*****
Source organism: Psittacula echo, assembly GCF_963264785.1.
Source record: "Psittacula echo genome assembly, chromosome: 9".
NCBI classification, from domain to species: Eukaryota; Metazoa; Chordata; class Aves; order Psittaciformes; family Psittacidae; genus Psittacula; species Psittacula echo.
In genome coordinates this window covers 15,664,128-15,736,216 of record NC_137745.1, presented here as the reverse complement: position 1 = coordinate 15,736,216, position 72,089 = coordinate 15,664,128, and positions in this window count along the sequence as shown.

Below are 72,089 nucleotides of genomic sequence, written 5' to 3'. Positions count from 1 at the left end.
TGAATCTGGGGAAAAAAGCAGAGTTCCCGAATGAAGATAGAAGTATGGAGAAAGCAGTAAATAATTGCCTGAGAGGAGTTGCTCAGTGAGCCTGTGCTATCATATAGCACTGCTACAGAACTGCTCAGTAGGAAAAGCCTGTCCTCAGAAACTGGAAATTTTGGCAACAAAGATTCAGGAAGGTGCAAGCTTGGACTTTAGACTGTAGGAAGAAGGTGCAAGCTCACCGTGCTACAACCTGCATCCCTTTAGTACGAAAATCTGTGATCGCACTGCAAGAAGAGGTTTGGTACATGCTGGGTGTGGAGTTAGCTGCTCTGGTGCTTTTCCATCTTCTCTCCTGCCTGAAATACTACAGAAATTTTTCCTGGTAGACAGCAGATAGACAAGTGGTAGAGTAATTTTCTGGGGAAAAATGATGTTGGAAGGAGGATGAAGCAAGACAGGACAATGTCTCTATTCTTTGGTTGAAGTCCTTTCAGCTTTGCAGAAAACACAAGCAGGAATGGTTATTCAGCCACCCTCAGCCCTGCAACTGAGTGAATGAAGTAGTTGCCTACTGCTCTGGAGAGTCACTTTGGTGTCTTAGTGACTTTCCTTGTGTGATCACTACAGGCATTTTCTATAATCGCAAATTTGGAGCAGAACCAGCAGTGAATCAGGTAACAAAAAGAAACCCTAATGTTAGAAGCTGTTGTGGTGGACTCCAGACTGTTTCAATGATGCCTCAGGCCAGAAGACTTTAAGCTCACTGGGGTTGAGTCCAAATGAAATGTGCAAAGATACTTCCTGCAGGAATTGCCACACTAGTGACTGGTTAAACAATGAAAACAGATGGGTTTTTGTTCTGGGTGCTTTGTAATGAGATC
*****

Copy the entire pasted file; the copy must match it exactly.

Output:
Source organism: Psittacula echo, assembly GCF_963264785.1.
Source record: "Psittacula echo genome assembly, chromosome: 9".
NCBI classification, from domain to species: Eukaryota; Metazoa; Chordata; class Aves; order Psittaciformes; family Psittacidae; genus Psittacula; species Psittacula echo.
In genome coordinates this window covers 15,664,128-15,736,216 of record NC_137745.1, presented here as the reverse complement: position 1 = coordinate 15,736,216, position 72,089 = coordinate 15,664,128, and positions in this window count along the sequence as shown.

Below are 72,089 nucleotides of genomic sequence, written 5' to 3'. Positions count from 1 at the left end.
TGAATCTGGGGAAAAAAGCAGAGTTCCCGAATGAAGATAGAAGTATGGAGAAAGCAGTAAATAATTGCCTGAGAGGAGTTGCTCAGTGAGCCTGTGCTATCATATAGCACTGCTACAGAACTGCTCAGTAGGAAAAGCCTGTCCTCAGAAACTGGAAATTTTGGCAACAAAGATTCAGGAAGGTGCAAGCTTGGACTTTAGACTGTAGGAAGAAGGTGCAAGCTCACCGTGCTACAACCTGCATCCCTTTAGTACGAAAATCTGTGATCGCACTGCAAGAAGAGGTTTGGTACATGCTGGGTGTGGAGTTAGCTGCTCTGGTGCTTTTCCATCTTCTCTCCTGCCTGAAATACTACAGAAATTTTTCCTGGTAGACAGCAGATAGACAAGTGGTAGAGTAATTTTCTGGGGAAAAATGATGTTGGAAGGAGGATGAAGCAAGACAGGACAATGTCTCTATTCTTTGGTTGAAGTCCTTTCAGCTTTGCAGAAAACACAAGCAGGAATGGTTATTCAGCCACCCTCAGCCCTGCAACTGAGTGAATGAAGTAGTTGCCTACTGCTCTGGAGAGTCACTTTGGTGTCTTAGTGACTTTCCTTGTGTGATCACTACAGGCATTTTCTATAATCGCAAATTTGGAGCAGAACCAGCAGTGAATCAGGTAACAAAAAGAAACCCTAATGTTAGAAGCTGTTGTGGTGGACTCCAGACTGTTTCAATGATGCCTCAGGCCAGAAGACTTTAAGCTCACTGGGGTTGAGTCCAAATGAAATGTGCAAAGATACTTCCTGCAGGAATTGCCACACTAGTGACTGGTTAAACAATGAAAACAGATGGGTTTTTGTTCTGGGTGCTTTGTAATGAGATC